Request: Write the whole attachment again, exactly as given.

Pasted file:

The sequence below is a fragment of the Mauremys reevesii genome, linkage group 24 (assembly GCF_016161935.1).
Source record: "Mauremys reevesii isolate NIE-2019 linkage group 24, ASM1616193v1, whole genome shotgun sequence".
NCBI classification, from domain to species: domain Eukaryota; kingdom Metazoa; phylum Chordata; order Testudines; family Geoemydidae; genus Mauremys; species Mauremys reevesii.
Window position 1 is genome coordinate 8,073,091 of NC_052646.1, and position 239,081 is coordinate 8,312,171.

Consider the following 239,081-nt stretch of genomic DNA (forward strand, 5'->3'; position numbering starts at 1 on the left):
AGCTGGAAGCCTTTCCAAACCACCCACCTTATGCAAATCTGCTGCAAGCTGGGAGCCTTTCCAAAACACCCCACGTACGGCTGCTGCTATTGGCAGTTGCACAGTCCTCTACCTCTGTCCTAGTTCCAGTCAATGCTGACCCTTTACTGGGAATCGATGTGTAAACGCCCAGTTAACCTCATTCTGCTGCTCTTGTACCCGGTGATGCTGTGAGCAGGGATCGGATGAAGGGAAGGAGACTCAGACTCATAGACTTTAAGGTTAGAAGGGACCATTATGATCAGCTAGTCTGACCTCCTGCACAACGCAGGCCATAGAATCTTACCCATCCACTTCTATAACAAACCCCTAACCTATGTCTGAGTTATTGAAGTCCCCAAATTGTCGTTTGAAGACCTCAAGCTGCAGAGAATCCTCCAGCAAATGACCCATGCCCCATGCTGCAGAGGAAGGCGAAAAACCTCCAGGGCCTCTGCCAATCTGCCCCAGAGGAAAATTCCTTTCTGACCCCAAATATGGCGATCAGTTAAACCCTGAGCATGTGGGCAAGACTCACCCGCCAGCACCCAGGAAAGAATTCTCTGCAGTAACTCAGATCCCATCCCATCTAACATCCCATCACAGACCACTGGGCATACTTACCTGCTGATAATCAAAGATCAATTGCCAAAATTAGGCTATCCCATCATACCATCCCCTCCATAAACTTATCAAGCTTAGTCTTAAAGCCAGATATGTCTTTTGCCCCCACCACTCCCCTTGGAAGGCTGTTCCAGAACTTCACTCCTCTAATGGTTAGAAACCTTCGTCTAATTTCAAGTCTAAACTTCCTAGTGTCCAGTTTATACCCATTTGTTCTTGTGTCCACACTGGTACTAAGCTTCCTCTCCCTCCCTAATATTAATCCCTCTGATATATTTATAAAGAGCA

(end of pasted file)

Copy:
The sequence below is a fragment of the Mauremys reevesii genome, linkage group 24 (assembly GCF_016161935.1).
Source record: "Mauremys reevesii isolate NIE-2019 linkage group 24, ASM1616193v1, whole genome shotgun sequence".
NCBI classification, from domain to species: domain Eukaryota; kingdom Metazoa; phylum Chordata; order Testudines; family Geoemydidae; genus Mauremys; species Mauremys reevesii.
Window position 1 is genome coordinate 8,073,091 of NC_052646.1, and position 239,081 is coordinate 8,312,171.

Consider the following 239,081-nt stretch of genomic DNA (forward strand, 5'->3'; position numbering starts at 1 on the left):
AGCTGGAAGCCTTTCCAAACCACCCACCTTATGCAAATCTGCTGCAAGCTGGGAGCCTTTCCAAAACACCCCACGTACGGCTGCTGCTATTGGCAGTTGCACAGTCCTCTACCTCTGTCCTAGTTCCAGTCAATGCTGACCCTTTACTGGGAATCGATGTGTAAACGCCCAGTTAACCTCATTCTGCTGCTCTTGTACCCGGTGATGCTGTGAGCAGGGATCGGATGAAGGGAAGGAGACTCAGACTCATAGACTTTAAGGTTAGAAGGGACCATTATGATCAGCTAGTCTGACCTCCTGCACAACGCAGGCCATAGAATCTTACCCATCCACTTCTATAACAAACCCCTAACCTATGTCTGAGTTATTGAAGTCCCCAAATTGTCGTTTGAAGACCTCAAGCTGCAGAGAATCCTCCAGCAAATGACCCATGCCCCATGCTGCAGAGGAAGGCGAAAAACCTCCAGGGCCTCTGCCAATCTGCCCCAGAGGAAAATTCCTTTCTGACCCCAAATATGGCGATCAGTTAAACCCTGAGCATGTGGGCAAGACTCACCCGCCAGCACCCAGGAAAGAATTCTCTGCAGTAACTCAGATCCCATCCCATCTAACATCCCATCACAGACCACTGGGCATACTTACCTGCTGATAATCAAAGATCAATTGCCAAAATTAGGCTATCCCATCATACCATCCCCTCCATAAACTTATCAAGCTTAGTCTTAAAGCCAGATATGTCTTTTGCCCCCACCACTCCCCTTGGAAGGCTGTTCCAGAACTTCACTCCTCTAATGGTTAGAAACCTTCGTCTAATTTCAAGTCTAAACTTCCTAGTGTCCAGTTTATACCCATTTGTTCTTGTGTCCACACTGGTACTAAGCTTCCTCTCCCTCCCTAATATTAATCCCTCTGATATATTTATAAAGAGCA